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Maryland football struggles to execute in 27-11 loss to No. 12 Indiana

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The Terps had an opportunity to pull off the upset, but failed to get it done offensively when they needed to.

NCAA Football: Maryland at Indiana Trevor Ruszkowski-USA TODAY Sports

Taulia Tagovailoa dropped back in the pocket with time to throw early in the fourth quarter and targeted Brian Cobbs cutting across the middle of the field on second and very long.

The Maryland quarterback threw the pass, with a lot of air underneath it, into double coverage of the Indiana defense, resulting in his third interception of the afternoon.

The turnover was the nail in the coffin in the Terps’ 27-11 loss to the No. 12 Hoosiers, a contest in which the offense continuously failed to execute in crucial moments.

“I’m really disappointed in our execution on the offensive side,” head coach Mike Locksley said. “And for me, being an offensive guy, it’s up to me to get this thing fixed and corrected and figure out what went wrong and then make the appropriate corrections.”

Maryland entered Saturday’s contest against Indiana with less than ideal circumstances, to say the least.

The Terps hadn’t played in two consecutive weekends following a coronavirus outbreak within the team, which left head coach Mike Locksley’s squad down 23 players, nine of which played key roles, as it faced the No. 12 team in the country.

Despite the odd stacks against them, the Terps had opportunities to pull off the upset. Instead, they continuously got in their own way from the opening drive onward.

“We all work hard and we work on our timing every day and no matter who’s on the field, it’s just a matter of executing and doing our job,” Tagovailoa said.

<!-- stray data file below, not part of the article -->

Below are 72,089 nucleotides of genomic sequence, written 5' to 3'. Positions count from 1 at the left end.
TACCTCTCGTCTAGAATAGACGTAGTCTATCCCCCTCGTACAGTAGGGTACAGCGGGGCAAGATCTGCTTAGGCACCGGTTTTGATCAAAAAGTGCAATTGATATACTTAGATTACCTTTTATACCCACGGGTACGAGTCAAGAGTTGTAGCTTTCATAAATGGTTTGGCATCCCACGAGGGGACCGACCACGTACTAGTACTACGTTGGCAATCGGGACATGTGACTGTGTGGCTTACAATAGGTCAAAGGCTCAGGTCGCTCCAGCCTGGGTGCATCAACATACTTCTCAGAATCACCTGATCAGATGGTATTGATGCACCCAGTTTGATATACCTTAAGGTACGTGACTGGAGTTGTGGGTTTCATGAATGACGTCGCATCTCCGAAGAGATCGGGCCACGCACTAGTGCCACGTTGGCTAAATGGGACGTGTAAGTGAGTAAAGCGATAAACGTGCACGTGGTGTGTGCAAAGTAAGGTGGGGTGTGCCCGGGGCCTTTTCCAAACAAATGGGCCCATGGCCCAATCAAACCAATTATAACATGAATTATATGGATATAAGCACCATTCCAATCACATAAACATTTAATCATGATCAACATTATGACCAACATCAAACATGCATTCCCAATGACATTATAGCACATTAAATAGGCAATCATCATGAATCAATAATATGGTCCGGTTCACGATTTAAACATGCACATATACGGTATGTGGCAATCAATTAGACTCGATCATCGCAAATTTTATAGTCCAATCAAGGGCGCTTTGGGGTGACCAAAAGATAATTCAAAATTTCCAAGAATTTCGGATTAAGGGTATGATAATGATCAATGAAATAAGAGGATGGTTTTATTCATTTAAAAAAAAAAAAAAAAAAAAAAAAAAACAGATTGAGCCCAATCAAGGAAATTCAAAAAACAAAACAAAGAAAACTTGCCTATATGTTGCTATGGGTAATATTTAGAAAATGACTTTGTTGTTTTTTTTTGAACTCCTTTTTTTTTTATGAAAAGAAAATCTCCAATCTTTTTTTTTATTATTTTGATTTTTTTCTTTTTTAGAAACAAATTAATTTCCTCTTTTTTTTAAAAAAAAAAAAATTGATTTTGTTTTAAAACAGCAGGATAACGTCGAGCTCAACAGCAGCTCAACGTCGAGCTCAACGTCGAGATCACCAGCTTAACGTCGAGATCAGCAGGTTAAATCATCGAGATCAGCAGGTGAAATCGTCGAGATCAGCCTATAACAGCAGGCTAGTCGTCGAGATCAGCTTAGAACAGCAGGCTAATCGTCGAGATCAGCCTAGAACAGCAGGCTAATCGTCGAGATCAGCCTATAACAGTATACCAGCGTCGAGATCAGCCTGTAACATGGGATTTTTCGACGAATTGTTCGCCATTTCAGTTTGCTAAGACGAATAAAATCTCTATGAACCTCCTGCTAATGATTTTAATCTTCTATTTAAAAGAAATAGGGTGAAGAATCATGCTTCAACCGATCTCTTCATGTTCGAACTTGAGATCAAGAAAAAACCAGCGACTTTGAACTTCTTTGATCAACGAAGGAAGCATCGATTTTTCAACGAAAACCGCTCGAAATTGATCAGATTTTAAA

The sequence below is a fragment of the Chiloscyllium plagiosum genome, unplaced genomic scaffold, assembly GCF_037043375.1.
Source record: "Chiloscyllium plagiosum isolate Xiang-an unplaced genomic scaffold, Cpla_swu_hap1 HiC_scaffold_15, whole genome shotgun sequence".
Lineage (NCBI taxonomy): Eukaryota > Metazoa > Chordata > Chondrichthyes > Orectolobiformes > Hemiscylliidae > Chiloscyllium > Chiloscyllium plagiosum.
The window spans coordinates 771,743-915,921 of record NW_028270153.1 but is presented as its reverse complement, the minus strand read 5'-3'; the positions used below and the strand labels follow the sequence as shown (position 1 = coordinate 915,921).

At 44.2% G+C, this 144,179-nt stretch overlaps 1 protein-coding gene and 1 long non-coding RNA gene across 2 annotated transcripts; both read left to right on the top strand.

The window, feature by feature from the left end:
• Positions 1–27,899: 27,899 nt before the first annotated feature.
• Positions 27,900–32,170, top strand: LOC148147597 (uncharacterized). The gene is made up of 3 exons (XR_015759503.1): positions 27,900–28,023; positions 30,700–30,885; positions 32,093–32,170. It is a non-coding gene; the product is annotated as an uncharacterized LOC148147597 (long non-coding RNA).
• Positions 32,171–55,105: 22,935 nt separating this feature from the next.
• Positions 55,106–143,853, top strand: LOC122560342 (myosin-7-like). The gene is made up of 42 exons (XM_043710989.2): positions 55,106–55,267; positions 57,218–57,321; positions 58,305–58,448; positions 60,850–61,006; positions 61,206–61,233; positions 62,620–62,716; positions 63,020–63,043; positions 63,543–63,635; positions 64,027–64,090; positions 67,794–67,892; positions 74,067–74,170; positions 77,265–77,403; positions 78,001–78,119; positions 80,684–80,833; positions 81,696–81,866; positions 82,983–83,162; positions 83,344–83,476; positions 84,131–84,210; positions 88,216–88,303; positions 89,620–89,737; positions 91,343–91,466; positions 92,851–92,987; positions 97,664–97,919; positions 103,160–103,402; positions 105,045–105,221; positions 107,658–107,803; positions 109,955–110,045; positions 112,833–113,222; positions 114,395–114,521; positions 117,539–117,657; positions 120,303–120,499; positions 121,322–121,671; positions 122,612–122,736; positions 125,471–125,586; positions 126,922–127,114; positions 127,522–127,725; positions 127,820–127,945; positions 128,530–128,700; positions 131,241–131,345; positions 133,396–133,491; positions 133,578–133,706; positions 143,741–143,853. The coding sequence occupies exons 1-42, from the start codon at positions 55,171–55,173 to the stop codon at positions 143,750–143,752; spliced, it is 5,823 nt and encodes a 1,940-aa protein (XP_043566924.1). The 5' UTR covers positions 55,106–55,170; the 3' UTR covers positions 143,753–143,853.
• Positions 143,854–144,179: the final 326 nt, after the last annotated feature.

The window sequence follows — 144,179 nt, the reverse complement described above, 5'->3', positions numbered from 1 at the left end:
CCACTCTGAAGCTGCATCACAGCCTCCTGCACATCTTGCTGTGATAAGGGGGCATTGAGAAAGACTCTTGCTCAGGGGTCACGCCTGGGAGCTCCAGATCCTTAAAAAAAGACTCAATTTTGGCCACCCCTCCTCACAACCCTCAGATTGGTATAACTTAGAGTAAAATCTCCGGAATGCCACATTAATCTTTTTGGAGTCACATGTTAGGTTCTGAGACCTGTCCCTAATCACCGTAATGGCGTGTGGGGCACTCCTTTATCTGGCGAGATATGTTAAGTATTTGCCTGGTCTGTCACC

Tagovailoa led the offense within the Hoosiers’ 30 yard line on three of the team’s first four drives to start the game, each time coming away empty handed.

Before coming to Bloomington, the Terps had converted on every opening drive to start the year, but a missed 29-yarder by kicker Joseph Petrino after a misconnection in the end zone to a wide open Dontay Demus Jr. broke the streak.

Two drives later, Tagovailoa targeted Demus again on a deep slant to the two-yard line, but the ball was intercepted after a tip drill by the Hoosier secondary.

A strong defensive stand resulting in an Indiana three-and-out, one of 4 on the afternoon, gave Tagovailoa a chance to redeem himself. Five plays and 26 yards later, the sophomore sat comfortably in the pocket and turned it over again after throwing it into double coverage at the Indiana 10-yard line.

The Terps regained possession on the same play, however, after Demus chased down the defender and forced a fumble that he recovered. The new drive ended in another punt for Maryland, the second of four in the first half.

With all the lackluster production on Maryland’s offensive side of the ball, with crucial losses of running back Jake Funk, wide receivers Jeshaun Jones and Rakim Jarrett, and offensive lineman Johnny Jordan and Marcus Minor, most of the weight fell on the defense. The unit stepped up big against a Hoosier team that put 35 points and 490 yards in a seven-point loss to No. 4 Ohio State in their last game.

Two of the Terps’ players to miss the game due to COVID-19 protocol were Tarheeb Still and Nick Cross, both of whom had been essential pieces in the team’s secondary this season.

Without them on the field, two-time Big Ten Offensive Player of the Week wide receiver Ty Fryfogle was primed for a nice day. The senior failed to bring in a catch until the third quarter, as did his counterpart Whop Philyor, and finished with just two receptions for 24 yards in the contest.